18 May 2022
Leaning new languages in a care setting – Henley Manor Care Home
We recently caught up with Lifestyles Lead at Henley Manor Care Home, Louise Light. Louise shared with us her experience of implementing French singing lessons at the home and the positive effects it has had on residents.
A few months ago, we were engaged in a reminiscence session, which involves discussing memories of our past. Some residents said they speak French or used to live in France, which spurred me on to find a teacher in Henley that could do a zoom lesson with these residents. We did lots of singing in French, which was very welcome during the pandemic.
The French teacher, Clare, then began singing French with the residents every two weeks. This has become a very worthwhile activity for all the residents that are able to relate to their French memories. Even residents who do not speak French enjoy the session. In each session with Clare, the residents learn new songs and talk about the meanings of them. We learn all the pronunciations and when they are pronounced wrong, this encourages a lot of laughter. The residents really enjoy this time. I feel a sense of achievement. It helps with confidence building and we also have fun at the same time.
Once, due to the weather, our day of planned activities changed and we practiced our French singing and had a simple conversation in French. It was quite incredible to see how residents were so pleased they hadn’t forgotten their French speaking and were able to answer in French.
We should also consider the deeper meaning of taking part in this activity. It is believed that starting to learn a new language, or practicing an remembering a language you already know can help residents with early forms of dementia, improve communication, cognitive skills, development and interpersonal skills, as well as help to build confidence. Residents who become disengaged, after about 10 weeks can start to respond and experience enjoyment in this activity.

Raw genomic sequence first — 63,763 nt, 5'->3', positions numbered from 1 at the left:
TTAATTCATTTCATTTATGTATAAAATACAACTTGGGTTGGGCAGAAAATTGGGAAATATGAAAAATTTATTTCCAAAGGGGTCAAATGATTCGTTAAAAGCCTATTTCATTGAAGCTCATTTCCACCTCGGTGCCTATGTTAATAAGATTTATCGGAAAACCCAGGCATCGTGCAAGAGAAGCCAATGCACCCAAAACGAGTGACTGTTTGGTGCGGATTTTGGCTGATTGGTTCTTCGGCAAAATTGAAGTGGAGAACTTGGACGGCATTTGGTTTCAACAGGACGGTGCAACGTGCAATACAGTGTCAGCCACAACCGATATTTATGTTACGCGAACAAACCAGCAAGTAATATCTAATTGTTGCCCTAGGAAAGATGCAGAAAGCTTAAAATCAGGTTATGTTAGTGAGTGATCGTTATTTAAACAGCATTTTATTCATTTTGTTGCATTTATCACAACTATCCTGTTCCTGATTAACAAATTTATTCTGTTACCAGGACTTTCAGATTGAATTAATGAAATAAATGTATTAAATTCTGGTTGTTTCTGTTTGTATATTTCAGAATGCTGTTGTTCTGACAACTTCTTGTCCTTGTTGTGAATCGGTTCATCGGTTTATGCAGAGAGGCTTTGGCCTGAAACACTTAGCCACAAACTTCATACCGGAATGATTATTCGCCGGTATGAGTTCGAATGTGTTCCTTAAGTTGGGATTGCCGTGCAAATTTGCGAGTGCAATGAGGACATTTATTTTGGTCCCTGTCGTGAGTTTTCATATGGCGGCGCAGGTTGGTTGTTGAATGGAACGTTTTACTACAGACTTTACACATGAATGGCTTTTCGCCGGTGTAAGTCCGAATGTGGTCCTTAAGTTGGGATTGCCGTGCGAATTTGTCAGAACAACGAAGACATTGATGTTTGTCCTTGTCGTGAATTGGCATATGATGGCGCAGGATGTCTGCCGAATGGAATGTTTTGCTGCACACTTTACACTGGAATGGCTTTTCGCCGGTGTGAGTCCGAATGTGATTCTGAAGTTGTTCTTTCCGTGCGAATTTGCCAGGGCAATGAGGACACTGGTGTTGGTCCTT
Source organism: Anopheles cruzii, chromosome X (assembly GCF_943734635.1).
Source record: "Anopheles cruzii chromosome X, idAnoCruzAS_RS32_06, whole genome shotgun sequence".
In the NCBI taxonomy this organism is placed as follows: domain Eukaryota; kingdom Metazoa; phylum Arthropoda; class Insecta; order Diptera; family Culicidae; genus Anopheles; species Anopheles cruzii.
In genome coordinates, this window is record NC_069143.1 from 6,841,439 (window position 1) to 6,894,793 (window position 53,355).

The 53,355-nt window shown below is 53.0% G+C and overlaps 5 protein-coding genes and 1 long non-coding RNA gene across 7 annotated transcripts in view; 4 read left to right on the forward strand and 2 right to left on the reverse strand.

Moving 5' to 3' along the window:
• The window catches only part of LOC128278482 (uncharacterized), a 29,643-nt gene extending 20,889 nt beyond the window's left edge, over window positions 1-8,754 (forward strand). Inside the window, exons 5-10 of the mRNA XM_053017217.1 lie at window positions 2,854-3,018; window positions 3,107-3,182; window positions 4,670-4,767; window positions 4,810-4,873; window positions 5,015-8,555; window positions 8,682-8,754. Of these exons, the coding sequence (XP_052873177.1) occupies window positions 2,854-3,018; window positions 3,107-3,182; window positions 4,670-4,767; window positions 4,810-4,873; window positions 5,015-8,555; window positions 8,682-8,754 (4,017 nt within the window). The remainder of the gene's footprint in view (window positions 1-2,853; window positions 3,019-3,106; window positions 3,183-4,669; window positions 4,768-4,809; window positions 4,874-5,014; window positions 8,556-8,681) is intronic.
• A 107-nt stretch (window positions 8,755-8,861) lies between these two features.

With 7.7 million people worldwide being diagnosed with dementia every year, some activities can prove vital to delaying the symptoms of dementia, therefore, improving their wellbeing. There are many positive effects of learning a second language, the main one being the delay of some symptoms of dementia for five years.
We must also realise it is never too later to learn. If anything, it become more important with age. The variety of tasks involved; distinguishing different sounds, learning new concepts, grammatical use and how to piece them together. It also increases wellbeing and encourages confidence. The social aspect is important in a care home as it can encourage residents to make new friends and aids a sense of belonging.
We have continued with our French lessons fortnightly, depending of other events, and the residents thoroughly look forward to this. The residents are given song sheets that are printed off beforehand. Quite a few residents ask to keep these so they can practice in their rooms.
It has been scientifically proven that if we study foreign languages, our brain has better cognitive performance. The neuronal connections and better and the size of the hippocampus, the part of our brain responsible for learning and memory, becomes bigger. This will aid memory and concentration. The positives are all there and the residents looks forward to singing in French – more importantly, they have fun as well.
To find out more about Henley Manor, click here.
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